Watch World Contact Us Neuroimaging reveals that stress affects the human nervous system

Neuroimaging reveals that stress affects the human nervous system

New research published in the journal PLoS ONE suggests that stressful events affect the nervous system.

Researchers used functional magnetic resonance imaging (fMRI) to track how the human body responds to stress, as well as the electrical activity in the brain.

The findings revealed that stress has an effect on the brain’s electrical activity.

This suggests that the more stressors the body experiences, the more its electrical activity changes.

This can be seen in the structure of the brain when stress is experienced.

It can change the structure and function of the cerebral cortex, which controls the brain, and its hippocampus, which is involved in memory and learning.

The findings also suggest that the brain may change over time as stress increases, and it may change as the stress levels decrease.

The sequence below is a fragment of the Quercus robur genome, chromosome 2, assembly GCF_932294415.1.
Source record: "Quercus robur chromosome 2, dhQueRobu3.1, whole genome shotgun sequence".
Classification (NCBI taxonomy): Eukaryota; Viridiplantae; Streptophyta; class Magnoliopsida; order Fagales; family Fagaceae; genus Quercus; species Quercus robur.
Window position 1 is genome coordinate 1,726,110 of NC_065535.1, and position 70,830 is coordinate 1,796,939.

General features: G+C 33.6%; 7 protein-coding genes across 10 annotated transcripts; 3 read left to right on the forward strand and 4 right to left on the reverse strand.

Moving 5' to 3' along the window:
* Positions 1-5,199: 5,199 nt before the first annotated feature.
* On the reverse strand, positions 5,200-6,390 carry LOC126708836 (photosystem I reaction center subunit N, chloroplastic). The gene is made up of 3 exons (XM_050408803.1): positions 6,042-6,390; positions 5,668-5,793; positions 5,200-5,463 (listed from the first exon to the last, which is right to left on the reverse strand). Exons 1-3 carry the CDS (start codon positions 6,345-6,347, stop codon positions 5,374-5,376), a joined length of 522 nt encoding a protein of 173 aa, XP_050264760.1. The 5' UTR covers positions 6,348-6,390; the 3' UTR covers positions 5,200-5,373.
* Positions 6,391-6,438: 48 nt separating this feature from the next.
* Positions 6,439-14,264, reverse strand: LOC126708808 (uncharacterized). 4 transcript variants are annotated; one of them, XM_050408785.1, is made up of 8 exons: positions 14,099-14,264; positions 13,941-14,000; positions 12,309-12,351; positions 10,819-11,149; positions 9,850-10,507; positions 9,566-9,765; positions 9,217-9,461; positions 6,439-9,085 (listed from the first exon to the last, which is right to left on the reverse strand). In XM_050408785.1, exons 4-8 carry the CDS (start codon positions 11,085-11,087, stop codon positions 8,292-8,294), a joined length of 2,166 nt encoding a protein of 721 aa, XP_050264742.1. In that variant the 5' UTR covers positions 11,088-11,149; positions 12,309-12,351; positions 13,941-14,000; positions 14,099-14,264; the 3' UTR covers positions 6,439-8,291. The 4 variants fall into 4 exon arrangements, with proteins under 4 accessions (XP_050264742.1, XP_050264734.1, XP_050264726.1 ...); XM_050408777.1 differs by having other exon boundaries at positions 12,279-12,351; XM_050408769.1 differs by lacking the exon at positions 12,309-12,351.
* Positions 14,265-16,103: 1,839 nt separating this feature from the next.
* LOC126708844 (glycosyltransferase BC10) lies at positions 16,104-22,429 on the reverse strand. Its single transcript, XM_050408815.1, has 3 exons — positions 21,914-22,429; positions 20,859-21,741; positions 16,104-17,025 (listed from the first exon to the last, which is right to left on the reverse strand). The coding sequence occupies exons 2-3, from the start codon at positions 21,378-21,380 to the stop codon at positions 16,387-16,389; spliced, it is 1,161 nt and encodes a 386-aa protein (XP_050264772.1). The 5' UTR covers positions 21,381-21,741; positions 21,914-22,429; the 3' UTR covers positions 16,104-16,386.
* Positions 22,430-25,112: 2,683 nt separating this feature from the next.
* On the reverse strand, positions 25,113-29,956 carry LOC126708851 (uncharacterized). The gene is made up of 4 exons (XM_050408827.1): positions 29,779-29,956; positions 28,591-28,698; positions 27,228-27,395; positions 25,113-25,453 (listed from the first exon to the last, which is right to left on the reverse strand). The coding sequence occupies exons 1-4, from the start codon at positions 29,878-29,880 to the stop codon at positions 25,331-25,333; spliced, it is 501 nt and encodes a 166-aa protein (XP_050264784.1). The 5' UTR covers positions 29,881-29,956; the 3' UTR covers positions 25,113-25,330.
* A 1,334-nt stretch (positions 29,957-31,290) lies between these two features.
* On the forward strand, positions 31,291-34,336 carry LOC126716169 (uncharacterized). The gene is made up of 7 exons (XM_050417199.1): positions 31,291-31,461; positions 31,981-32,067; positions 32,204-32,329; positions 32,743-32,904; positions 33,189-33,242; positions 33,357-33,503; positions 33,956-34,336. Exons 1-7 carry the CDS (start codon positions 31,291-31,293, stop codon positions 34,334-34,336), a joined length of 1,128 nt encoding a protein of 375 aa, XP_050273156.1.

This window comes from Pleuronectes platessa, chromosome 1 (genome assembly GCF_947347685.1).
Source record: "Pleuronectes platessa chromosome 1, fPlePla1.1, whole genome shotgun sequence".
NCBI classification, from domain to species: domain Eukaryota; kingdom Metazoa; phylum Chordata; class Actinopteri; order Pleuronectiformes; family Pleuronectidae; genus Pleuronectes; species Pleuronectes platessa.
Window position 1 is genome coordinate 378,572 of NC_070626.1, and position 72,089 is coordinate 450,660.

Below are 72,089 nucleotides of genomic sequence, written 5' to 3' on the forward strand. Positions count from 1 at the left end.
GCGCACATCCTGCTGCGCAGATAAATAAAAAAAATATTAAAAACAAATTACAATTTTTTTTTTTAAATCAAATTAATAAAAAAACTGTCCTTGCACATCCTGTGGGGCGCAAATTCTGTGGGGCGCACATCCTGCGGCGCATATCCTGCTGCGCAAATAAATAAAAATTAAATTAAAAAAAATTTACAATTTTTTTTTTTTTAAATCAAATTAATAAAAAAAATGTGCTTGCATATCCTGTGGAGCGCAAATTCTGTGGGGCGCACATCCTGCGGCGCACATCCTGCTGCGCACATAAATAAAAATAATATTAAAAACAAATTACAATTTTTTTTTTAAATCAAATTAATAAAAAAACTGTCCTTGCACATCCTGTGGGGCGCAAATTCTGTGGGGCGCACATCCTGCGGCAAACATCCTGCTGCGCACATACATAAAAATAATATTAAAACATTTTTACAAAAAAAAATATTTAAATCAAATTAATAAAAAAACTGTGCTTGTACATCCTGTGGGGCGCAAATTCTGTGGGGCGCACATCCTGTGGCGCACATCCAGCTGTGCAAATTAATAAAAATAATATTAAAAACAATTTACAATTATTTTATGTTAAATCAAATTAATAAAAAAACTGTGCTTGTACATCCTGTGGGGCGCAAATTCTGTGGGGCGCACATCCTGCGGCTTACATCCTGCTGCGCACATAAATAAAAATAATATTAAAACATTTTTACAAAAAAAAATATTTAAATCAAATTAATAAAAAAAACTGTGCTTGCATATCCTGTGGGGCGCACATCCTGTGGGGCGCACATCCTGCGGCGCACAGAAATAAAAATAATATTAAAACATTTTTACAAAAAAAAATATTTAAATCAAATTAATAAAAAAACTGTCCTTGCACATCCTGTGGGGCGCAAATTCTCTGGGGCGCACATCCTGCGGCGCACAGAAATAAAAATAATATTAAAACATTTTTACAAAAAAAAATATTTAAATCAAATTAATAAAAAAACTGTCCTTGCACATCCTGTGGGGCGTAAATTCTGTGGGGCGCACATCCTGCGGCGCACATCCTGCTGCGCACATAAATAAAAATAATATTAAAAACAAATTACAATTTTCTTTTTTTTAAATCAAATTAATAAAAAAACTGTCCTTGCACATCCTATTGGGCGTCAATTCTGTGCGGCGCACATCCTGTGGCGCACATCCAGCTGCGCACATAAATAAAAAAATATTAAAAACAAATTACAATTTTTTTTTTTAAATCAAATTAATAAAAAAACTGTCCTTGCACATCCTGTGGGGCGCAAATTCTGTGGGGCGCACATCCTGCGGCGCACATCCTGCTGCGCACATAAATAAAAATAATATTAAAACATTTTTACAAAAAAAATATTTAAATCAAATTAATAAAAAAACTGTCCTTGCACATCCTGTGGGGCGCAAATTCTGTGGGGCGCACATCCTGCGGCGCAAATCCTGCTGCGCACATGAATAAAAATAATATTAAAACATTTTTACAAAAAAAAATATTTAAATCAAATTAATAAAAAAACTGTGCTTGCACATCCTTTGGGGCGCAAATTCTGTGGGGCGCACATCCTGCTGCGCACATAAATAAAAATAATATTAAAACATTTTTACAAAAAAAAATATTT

These changes are caused by changes in the way the brain uses the nervous systems energy to process information.

The researchers said the results showed that stress is one of the major stressors affecting the nervous network and could have a profound impact on the health of the human species.

The study was led by Dr G. P. Vartanian of the University of Helsinki and the Institute of Neuroscience at the University College London, as part of the Neuroimagining Laboratory of the National Institutes of Health.

It was funded by the National Science Foundation (NSF) and the European Research Council.